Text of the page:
AD: Can you say a bit about ‘China’? This poem is also in Bring Everything, and seems to contain an epiphany, a spiritual experience of some kind.

PS: It’s partly a memory of childhood. I think one of the reasons I write a lot about the city is the sense of multiplicity. ‘China’ is about the sense of multiple lives taking place in the same space, and throughout time. There’s that sense of thickly layered experience. History and archaeology are kind of an obsession for me, the sense that, if you lift up a paving, there are layers and layers of other experiences. The sense of routes, maps, cities, and all the journeys that have passed through them.

And the sense that, you know, one individual life is never the full story, that it takes place in this kind of continuum of existence. And that walking in parallel with us through life are all the other people we’ve been in our own lives, all our other selves. The childhood self, which doesn’t ever stop, which continues in parallel now with the older self. The membrane between past and present is very thin and permeable. I suppose that’s how memory works as well – memory is a constant admission of these other lives into the present. That’s what I was on about, if you like, in the poem ‘China’, which doesn’t really have much to do with China – the air seeming to thicken and another country pouring itself in, and suddenly you’re transported somewhere else. Or it could be, as it was in this case, a simple memory of a childhood street in a different city, Waterford in fact, just a memory of walking down that street as a child. Again, a completely inconsequential thing that doesn’t come announced. Or the sense that in any life there are moments when a door of perception, or whatever it is, opens and you can sort of see into things. That’s the way experience is, why should we think it’s anything different? We see these portals into all kinds of other perceptions and experiences. That’s what I meant by that sort of puzzling line at the end, the idea that we can’t live singly any more than the ‘light can fall on one place only’. We live multiply, inside of us.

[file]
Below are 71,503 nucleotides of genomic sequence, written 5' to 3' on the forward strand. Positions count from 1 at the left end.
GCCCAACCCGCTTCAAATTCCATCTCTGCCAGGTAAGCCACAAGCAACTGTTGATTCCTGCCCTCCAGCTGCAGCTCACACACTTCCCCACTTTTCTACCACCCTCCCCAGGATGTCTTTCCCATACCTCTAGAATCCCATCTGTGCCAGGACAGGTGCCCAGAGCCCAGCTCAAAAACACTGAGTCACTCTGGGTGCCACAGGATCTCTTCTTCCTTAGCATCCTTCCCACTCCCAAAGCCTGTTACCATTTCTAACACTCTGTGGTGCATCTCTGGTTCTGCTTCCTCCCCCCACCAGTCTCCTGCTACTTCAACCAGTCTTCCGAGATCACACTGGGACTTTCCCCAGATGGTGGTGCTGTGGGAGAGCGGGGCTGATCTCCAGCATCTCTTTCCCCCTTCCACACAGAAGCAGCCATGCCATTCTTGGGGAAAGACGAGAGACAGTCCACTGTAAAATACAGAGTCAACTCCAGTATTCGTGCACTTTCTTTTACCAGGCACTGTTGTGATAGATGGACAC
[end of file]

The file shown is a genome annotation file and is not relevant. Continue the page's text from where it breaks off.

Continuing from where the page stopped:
AD: That idea of the city involving multiple worlds, multiple dimensions, and double lives, is found in a lot of postmodern novels – I’m thinking of Paul Auster’s New York trilogy, for an example.

PS: I’m completely fascinated by cities and by fiction about cities. At the moment I’m writing a review of Italo Calvino’s letters, so I’ve been reading Invisible Cities again, and I’m very taken by that book. It’s one of my favourite books of his and in general. I keep going back to the city as source of inspiration. Most recently in a poem like ‘The Mapmaker’s Song’, which plays with notions of completeness and incompleteness, thinking of John Rocque’s 1756 map of Dublin in which he claimed to have represented every single building in the city. And there are all kinds of great books about cities. B S Johnson’s first novel, Albert Angelo, about a supply teacher in London, is a fascinating look at that city. There’s a whole radical English poetic  tradition as well, people I really like, such as Roy Fisher – the Birmingham he doesn’t write about but tries to write with. I love that idea, of writing with the city.

There are all sorts of Irish people, too – everything from Ulysses onwards, there’s a great radical Irish tradition of writing about and with cities: Joyce, Kavanagh, McGahern, Kinsella of course, Trevor Joyce, MacNeice, Clarke ...

AD: Your interest in the city often centres around completeness and incompleteness: plans for the city that never come to fruition, architects’ designs that never get built, or plans that don’t work out as they should, such as the spire that has to be lopped off the church because it’s too tall and makes the city authorities uncomfortable.

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PS: There was a website called Dublin Unbuilt, it was created by architects and it showed plans for all these great buildings that were going to be built, a new cathedral that was going to be at the end of Capel Street, or whatever. They were drawn and planned for but just never made it, and I became really interested in these – it’s a kind of alternative world scenario. There’s something magical about cities because you can never define what is a city, the built environment and the human one. It is impossible. I used to live in different cities, in Milan and so on, and I used to constantly patrol them and try to get at them and understand them in some way. And I’d realise that each city is a deeply personal experience: everybody’s city is a different city.